A former civil service lawyer with less than two years' experience at the Court of Appeal has been appointed to the Supreme Court, doubling the number of women sitting on the bench. 

Lady Justice Rose will join the Supreme Court as a justice on 13 April. She replaces Lady Black, who retired in January, and is the fourth woman to be appointed to the Supreme Court since its inception.

Lady Justice Rose

Lady Justice Rose

Legal commentators were quick to commend the court for recruiting outside the usual catchment area. 'This is true diversity: a former civil servant, not a QC, with a breadth of experience that few can match,' Gazette columnist Joshua Rozenberg observed. 

Dame Vivian Rose was called to the bar in 1984 and practised at Monckton Chambers for a decade. She was appointed standing counsel to the Director General of Fair Trading in 1992. She left private practice in 1995 to join the Government Legal Service, where she served as a legal adviser on financial services at HM Treasury until 2001. The following year she was appointed to the senior civil service and moved to the Ministry of Defence as director of operational and international humanitarian law. From 2005 to 2008 she was seconded to the Office of Counsel to the Speaker of the House of Commons.

Her judicial career began in 2006, when she was appointed a fee-paid chair of the Competition Appeal Tribunal. She became a recorder in the criminal jurisdiction in 2010 and was sworn in as a High Court judge three years later. She was president of the Upper Tribunal (tax and chancery chamber) between 2015 and 2018 before heading to the Court of Appeal in 2019.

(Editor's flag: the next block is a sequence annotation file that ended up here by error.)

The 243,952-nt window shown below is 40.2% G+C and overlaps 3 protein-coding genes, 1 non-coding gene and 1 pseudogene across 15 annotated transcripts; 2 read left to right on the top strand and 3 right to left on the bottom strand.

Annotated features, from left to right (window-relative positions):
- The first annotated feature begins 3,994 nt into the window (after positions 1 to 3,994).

Supreme Court president Lord Reed said: ‘We at the Supreme Court are delighted that Lady Justice Rose will be joining us as a justice and look forward to welcoming her to the court in April. Having spent a substantial part of her career working in government and parliament, LJ Rose will add significantly to the diversity of experience on the court. Her outstanding legal ability and breadth of experience will be invaluable in maintaining the high quality of our judgments and our reputation as an international centre of legal excellence.’